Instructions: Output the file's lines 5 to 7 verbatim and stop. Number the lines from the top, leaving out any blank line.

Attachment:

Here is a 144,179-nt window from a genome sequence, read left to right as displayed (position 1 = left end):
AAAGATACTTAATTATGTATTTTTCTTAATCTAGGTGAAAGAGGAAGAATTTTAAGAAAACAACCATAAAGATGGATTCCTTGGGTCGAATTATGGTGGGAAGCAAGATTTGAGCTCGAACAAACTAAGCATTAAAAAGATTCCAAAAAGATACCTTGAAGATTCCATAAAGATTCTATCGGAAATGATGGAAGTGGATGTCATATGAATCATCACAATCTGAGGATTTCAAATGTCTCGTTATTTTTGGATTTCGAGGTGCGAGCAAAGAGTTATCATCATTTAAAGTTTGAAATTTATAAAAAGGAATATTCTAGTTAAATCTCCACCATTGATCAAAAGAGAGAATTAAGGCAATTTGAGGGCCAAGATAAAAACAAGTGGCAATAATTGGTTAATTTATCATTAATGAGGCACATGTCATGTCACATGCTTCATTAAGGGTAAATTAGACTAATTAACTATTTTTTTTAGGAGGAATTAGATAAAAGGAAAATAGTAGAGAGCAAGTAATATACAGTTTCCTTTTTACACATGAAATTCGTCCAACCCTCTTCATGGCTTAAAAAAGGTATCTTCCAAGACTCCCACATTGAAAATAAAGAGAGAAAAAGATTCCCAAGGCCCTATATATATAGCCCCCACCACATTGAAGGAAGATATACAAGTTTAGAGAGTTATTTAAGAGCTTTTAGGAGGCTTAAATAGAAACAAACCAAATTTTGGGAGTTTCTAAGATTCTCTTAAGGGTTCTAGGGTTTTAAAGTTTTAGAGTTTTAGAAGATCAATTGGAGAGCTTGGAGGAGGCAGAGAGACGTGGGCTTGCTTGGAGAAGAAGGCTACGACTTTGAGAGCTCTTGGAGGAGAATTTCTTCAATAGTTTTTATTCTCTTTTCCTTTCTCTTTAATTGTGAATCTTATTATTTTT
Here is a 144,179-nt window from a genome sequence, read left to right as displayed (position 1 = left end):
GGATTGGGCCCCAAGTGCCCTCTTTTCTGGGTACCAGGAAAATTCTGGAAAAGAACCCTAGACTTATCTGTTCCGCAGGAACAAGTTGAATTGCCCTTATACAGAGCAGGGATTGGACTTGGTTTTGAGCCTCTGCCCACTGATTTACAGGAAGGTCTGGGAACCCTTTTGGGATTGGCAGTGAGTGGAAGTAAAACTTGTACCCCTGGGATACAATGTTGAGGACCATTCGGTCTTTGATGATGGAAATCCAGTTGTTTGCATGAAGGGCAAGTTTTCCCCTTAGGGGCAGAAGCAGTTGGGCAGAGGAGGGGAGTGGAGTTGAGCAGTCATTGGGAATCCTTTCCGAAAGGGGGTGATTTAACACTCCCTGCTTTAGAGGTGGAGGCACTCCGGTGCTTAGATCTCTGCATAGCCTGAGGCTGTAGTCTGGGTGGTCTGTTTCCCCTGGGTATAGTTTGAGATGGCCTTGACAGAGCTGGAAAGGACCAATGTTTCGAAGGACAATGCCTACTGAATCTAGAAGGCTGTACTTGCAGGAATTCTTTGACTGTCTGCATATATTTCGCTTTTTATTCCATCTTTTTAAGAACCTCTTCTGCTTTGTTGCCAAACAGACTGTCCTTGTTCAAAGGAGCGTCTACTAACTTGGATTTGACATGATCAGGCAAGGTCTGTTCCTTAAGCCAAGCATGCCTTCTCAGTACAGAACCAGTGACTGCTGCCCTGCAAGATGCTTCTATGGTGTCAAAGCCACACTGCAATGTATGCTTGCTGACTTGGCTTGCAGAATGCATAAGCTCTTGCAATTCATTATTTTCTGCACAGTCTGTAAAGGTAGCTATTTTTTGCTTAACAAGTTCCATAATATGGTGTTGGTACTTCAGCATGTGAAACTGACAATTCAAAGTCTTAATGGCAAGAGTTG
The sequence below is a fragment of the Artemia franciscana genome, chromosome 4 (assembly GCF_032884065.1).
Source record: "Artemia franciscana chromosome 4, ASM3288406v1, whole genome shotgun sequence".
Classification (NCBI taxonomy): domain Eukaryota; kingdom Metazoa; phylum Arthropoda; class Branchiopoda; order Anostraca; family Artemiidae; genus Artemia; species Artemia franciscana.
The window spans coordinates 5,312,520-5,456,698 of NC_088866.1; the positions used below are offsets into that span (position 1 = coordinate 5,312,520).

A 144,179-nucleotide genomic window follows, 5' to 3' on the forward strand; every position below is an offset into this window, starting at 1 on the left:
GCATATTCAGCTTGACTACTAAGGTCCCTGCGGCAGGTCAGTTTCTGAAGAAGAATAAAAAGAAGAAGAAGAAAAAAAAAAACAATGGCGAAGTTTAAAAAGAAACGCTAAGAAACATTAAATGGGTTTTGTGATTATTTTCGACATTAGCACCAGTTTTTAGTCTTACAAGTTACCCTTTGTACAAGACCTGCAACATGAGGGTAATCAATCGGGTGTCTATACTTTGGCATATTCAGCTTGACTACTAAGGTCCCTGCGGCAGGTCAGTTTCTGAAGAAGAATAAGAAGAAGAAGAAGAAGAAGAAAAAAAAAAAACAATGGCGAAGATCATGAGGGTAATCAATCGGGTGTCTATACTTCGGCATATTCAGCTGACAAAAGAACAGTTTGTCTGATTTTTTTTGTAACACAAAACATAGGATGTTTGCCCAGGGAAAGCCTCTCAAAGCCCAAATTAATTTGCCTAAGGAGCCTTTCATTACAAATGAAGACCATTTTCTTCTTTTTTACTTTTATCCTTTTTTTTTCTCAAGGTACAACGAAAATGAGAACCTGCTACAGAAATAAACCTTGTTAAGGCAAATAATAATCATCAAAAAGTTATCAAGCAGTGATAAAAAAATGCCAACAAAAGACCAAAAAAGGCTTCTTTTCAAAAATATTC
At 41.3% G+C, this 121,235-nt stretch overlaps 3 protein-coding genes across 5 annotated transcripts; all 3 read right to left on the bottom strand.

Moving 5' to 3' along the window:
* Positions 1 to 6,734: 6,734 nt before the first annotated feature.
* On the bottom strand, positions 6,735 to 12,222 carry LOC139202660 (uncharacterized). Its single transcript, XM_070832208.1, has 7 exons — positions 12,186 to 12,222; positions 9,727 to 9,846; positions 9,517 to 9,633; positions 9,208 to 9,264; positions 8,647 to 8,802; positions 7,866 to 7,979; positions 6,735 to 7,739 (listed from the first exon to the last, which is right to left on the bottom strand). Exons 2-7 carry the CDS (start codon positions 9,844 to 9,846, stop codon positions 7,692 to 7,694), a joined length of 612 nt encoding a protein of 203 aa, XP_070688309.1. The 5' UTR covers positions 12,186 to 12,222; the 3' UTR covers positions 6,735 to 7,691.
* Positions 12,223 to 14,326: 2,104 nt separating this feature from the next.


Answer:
The sequence below is a fragment of the Artemia franciscana genome, chromosome 4 (assembly GCF_032884065.1).
Source record: "Artemia franciscana chromosome 4, ASM3288406v1, whole genome shotgun sequence".
Classification (NCBI taxonomy): domain Eukaryota; kingdom Metazoa; phylum Arthropoda; class Branchiopoda; order Anostraca; family Artemiidae; genus Artemia; species Artemia franciscana.